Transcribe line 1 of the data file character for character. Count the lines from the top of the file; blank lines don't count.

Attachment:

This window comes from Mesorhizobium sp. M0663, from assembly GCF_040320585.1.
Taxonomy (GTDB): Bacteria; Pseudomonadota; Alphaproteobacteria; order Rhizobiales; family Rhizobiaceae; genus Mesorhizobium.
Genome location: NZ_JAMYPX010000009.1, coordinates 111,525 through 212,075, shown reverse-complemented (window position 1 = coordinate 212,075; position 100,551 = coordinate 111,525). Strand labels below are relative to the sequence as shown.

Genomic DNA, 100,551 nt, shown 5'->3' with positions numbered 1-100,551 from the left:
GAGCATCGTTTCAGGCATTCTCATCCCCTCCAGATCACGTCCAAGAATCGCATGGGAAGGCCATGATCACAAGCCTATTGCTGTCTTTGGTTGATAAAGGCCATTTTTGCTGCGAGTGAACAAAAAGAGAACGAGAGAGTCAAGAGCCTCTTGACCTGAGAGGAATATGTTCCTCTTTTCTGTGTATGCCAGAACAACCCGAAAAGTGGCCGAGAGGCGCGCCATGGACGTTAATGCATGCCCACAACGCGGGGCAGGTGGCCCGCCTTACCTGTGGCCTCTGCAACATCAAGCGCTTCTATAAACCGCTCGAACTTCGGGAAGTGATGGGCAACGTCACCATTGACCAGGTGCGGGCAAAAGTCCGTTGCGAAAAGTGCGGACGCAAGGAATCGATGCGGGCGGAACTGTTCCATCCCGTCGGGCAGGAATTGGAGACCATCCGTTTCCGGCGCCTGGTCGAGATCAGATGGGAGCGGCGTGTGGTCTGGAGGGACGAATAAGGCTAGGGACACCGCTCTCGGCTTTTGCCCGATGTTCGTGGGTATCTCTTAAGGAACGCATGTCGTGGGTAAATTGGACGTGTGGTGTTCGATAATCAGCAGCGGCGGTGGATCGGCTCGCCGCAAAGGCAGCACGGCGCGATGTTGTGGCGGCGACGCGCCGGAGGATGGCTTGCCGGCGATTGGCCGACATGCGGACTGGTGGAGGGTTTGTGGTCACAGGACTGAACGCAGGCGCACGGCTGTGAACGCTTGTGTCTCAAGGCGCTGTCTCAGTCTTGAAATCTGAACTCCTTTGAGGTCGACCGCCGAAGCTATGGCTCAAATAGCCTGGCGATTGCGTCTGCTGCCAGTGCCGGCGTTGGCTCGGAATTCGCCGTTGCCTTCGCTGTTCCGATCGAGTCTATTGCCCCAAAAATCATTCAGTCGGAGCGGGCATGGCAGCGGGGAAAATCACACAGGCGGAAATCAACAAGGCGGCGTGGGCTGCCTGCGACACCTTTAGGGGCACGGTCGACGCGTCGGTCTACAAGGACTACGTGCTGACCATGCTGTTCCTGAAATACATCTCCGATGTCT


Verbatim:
This window comes from Mesorhizobium sp. M0663, from assembly GCF_040320585.1.